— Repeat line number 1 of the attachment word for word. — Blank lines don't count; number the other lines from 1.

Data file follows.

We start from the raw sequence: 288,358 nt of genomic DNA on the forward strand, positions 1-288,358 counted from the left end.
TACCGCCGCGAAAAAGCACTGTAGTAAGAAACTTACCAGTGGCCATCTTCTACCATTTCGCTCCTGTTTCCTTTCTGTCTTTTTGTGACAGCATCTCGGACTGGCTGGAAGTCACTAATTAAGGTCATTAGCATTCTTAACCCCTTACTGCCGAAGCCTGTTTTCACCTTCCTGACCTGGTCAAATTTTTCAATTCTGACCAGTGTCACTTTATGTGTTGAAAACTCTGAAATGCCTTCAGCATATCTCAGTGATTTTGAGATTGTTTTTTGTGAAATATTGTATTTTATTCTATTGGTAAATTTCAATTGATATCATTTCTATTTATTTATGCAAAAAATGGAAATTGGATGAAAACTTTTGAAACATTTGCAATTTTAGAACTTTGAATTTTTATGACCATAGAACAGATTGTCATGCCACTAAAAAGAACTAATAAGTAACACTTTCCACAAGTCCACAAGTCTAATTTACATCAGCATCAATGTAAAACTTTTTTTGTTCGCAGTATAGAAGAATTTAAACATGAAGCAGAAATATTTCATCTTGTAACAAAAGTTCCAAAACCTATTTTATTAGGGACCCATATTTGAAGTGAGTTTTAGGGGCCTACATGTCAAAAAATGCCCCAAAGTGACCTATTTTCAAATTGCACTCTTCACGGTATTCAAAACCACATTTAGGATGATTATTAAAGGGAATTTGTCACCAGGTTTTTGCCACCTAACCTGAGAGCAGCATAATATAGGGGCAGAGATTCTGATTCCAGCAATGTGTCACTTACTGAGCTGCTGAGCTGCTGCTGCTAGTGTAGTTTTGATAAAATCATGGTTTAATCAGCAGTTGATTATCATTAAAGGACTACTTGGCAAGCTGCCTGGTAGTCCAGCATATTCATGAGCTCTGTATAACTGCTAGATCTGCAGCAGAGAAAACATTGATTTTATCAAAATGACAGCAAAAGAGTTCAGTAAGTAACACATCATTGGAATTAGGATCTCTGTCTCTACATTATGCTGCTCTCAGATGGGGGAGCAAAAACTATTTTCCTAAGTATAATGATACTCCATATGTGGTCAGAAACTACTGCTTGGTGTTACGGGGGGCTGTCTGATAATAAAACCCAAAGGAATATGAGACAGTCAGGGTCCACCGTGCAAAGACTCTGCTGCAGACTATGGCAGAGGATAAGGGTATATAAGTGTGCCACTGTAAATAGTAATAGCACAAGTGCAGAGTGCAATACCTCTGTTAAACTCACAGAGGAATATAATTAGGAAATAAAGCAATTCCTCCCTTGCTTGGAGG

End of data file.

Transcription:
We start from the raw sequence: 288,358 nt of genomic DNA on the forward strand, positions 1-288,358 counted from the left end.